"No," says Bob, and all eyes sweep toward a well-built Lynch member sitting with his back propped against the leg of a chair. "You see, we don't have an authoritarian kind of society. I know it sounds awful to put it like this, but in our case it's like our leader is right — whereas our fathers weren't. You see, David is the leader, and leader means nothing more than the person who is listened to more than anyone else. And the person who is listened to more than anyone else is the person who's right more than anyone else."
He senses the general doubt and attempts to dispel it. "Well, like take myself. I'm a Libra, and one of the biggest hang-ups of a Libra is being very conscious of balance, very aware of both sides of a story. I'm basically a very skeptical person, very questioning, very difficult to convince. And working with David, who is so forceful, so absolute, would seem to be impossible for someone like me. Yet at times when he's said something that seemed extreme and absurd and I questioned it and thought that the decision was not the right one, it always turned out to be right, regardless of how extreme it was. So my point is that for me to be recognizing a person as a leader" — he smiles somewhat sheepishly, realizing he's proved nothing — "well, that person must really have something."
A Lynch girl in a knitted shawl cuts in and lifts him off the hook by offering her own interpretation of David's unique role. "Each person that comes to our group," she explains, "or that will come here, has a certain job that he or she does. And my job is not David's job, and David's is not mine or Sarah's or Richard's. We all have our specific thing we do. Like we're not really a community of hippies, but rather a community of artists. And Richard paints, and Roger is an astrologer and film-maker, and Bob and Terry are a sound artist and technician ... and while each person blows his own thing, what David does, David is there to coordinate."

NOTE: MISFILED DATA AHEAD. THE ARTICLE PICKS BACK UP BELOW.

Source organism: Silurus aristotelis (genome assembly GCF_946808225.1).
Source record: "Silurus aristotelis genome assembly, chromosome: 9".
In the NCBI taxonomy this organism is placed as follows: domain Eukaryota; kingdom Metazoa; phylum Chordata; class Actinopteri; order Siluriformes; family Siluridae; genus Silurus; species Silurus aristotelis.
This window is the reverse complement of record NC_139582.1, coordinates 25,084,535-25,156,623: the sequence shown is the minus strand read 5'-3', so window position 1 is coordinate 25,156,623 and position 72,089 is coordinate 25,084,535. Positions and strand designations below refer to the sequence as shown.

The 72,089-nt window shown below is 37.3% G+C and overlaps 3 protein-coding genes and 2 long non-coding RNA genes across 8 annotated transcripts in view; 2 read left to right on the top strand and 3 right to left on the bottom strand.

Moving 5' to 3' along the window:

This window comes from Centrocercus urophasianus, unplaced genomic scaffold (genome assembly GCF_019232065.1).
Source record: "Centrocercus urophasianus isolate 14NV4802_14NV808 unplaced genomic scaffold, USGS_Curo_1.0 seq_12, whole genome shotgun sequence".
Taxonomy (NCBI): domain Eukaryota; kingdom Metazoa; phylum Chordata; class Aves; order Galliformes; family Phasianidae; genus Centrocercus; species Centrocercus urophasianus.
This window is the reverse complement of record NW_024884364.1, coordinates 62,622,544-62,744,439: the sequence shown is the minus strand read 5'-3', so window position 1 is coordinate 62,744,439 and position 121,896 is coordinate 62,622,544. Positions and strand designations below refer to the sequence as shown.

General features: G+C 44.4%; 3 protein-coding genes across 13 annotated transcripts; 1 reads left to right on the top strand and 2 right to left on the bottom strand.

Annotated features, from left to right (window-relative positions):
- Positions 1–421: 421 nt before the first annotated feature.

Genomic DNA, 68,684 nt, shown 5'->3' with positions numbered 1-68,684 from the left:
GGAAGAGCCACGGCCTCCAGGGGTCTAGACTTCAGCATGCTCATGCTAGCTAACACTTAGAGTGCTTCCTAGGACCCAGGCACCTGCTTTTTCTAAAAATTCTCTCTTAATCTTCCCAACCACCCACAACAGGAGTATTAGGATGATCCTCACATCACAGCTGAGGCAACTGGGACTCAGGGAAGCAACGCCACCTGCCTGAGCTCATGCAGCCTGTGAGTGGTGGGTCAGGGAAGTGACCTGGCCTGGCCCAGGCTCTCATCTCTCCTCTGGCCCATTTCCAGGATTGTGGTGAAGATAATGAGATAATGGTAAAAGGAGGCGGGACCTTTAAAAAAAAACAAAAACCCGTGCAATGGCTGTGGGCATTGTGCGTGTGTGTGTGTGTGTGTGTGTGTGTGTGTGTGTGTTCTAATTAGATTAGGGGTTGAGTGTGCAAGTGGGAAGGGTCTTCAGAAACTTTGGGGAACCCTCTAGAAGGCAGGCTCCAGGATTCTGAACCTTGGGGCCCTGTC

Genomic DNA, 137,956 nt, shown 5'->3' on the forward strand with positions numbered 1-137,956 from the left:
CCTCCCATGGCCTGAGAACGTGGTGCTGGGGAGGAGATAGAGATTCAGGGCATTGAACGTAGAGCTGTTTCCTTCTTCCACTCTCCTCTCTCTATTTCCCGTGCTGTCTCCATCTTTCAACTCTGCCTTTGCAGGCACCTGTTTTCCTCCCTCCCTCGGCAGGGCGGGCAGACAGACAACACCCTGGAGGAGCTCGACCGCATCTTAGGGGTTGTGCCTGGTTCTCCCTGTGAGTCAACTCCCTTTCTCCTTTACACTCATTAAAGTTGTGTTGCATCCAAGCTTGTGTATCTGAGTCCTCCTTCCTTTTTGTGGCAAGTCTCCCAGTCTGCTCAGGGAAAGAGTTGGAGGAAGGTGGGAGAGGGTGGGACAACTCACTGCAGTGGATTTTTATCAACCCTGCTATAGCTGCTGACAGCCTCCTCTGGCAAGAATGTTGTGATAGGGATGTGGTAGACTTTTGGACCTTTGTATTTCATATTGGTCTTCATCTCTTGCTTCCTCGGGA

She smoothes the lap of her dress with her hands. "Not that anyone, you know, hesitates or waits for his word before they do something. It's just that you ... well, it's really a discipleship more than anything else. Like David taught me more during one summer than I'd learned throughout my entire life. Without any question, he put together a lot of things which I'd felt for a long time were true ... he put them into words, you know, linked them together so that it all had some meaning. And he's done this with all of us. Like, we still each do our own thing, but it's just so influenced by David's coordination that ... well ... I guess that's why we consider him our leader."
A white-haired member of the church group, with a friendly face that was years in the carving, clears his throat and is immediately given the floor. He doesn't bother to rise as he speaks. "One thing I'm curious about," he says, "is how you manage the financial arrangements. For example, in regard to taxes. How does that work?"
"Meaning what taxes?" asks Tom.
"Well, like income taxes."
"We don't make enough money now to pay income taxes."
The gentleman is surprised. "None of the fifty?"
"Well," says Tom, "our income is generally very erratic. Like every so often we have somebody who has a job, and that goes a long way ... and occasionally Richard will sell a painting, but the rest of the time people just ... well, when money is needed, people just find it."
He smiles, aware of the credibility gap. "You see, each house is responsible ... we each are responsible for raising our own rent. There's no community thing about it, and as far as the housing problem goes, we have enough people in each house so that either one person can find all the rent or everyone can find a little bit of it. In terms of food, we go down to the markets every Saturday night after they close and pick up what the affluent society wastes."
"And it's very good," chimes in Bob, "and there's lots of it." He draws a laugh by rolling his eyes like a boy beholding a malted. "Crates and crates of melons, corn ... all the garbage. But it doesn't bother us at all."